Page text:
A Portland working group began exploring on Wednesday the benefits and drawbacks of converting State and High streets to two-way traffic in response to concerns about pedestrian safety on two busy arterials through downtown.

Leaders of the first meeting of the State and High Streets Project Advisory Committee told committee members that they should set aside any preconceived notions about whether the streets should remain one-way or opened to two-way traffic.

“Listen to the facts,” said Carol Morris, a consultant helping to coordinate the working group’s efforts. “Nobody knows what it is going to work and what is not going to work.”

State and High streets have been restricted to one-way traffic since the 1970s and are popular thoroughfares for drivers passing between Interstate 295 and the Casco Bay Bridge, although the city has attempted to divert some of that traffic to the Fore River Parkway. Some neighborhood residents and cyclists complain that many drivers on State and High exceed the 25 mph speed limit, making it dangerous to cross or ride a bike on the roads.

At least seven intersections along State and High streets on the peninsula were rated as “high crash locations” between 2011 and 2013 when compared to statewide averages, according to data supplied to the committee. They included where Park Avenue intersects both streets, as well as the larger intersection of State Street, Forest Avenue and Marginal Way. Additionally, eight block segments were rated as “high crash locations,” although Tom Errico, with the engineering firm T.Y. Lin International, said many of those were related to parking or sideswipes.

Over the next nine months, consultants will work with the city and the advisory committee to study the issue before making a formal recommendation to the City Council. The committee, which contains representatives of business and civic groups, as well as government agencies, plans to evaluate how the change would impact travel times through Portland as well as traffic volume.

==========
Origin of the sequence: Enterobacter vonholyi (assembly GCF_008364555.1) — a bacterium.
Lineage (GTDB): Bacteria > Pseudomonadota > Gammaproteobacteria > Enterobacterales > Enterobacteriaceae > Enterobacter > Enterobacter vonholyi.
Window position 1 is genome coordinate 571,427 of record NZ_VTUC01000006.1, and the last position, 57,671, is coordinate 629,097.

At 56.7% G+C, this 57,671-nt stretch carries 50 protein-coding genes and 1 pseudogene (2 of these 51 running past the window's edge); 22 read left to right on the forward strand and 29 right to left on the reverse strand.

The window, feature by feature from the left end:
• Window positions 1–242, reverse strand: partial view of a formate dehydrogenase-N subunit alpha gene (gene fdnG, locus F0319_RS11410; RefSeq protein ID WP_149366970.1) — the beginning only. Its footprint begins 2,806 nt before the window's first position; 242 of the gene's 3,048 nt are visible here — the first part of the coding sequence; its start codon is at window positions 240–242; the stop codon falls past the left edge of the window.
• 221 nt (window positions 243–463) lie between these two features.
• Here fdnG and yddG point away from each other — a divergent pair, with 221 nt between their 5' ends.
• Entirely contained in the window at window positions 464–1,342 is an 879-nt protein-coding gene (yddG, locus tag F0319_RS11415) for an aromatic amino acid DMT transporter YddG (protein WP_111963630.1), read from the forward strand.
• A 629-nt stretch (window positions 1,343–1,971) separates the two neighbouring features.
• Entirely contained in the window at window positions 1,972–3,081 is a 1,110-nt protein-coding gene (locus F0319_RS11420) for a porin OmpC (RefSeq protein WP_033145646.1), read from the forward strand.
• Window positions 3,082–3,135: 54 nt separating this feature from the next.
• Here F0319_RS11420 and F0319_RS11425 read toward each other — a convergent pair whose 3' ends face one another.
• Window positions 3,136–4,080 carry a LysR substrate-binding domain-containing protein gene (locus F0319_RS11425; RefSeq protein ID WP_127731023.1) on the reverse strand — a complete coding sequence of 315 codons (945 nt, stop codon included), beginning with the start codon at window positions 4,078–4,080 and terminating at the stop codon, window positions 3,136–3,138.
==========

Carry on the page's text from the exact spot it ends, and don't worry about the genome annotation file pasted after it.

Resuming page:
Committee members listed a number of potential benefits of switching to two-way traffic, including lower average vehicle speeds, increased visibility for businesses along the corridors, improved connectivity among parts of Deering Oaks Park bisected by the road, and allowing drivers to take more direct routes to some destinations.

Also, members said two-way traffic could reduce the risks of car-pedestrian incidents in crosswalks. Under the current configuration, pedestrians can be obscured by the first stopped car as they approach the second lane.

One of the top concerns raised by several committee members – including representatives of local churches and the Westin Portland Harborview Hotel – is that reverting to two-way traffic would likely result in the loss of some on-street parking. In some cases, parking spaces near intersections may have to removed to provide additional space for turning traffic.

Other potential drawbacks of two-way traffic identified by committee members were increased congestion along the two corridors, additional traffic on nearby streets as drivers seek to avoid traffic, snow removal challenges and the possibility of head-on collisions.

Portland’s re-evaluation of State and High streets is part of a national trend as city planners convert the traffic flow on major one-way streets to two-way traffic in an effort to make downtown areas more pedestrian- and cyclist-friendly. Portland officials are also in the midst of several other studies evaluating potential changes to Congress Square, Spring Street, Franklin Street and the Commercial Street and High Street intersection – among others – that could affect any decision on traffic flow on State and High streets, Errico said.

The city plans to hold a public forum on the topic in September or October to gather feedback from local residents on the potential conversion to two-way traffic. The committee hopes to report its recommendations to the City Council by April.

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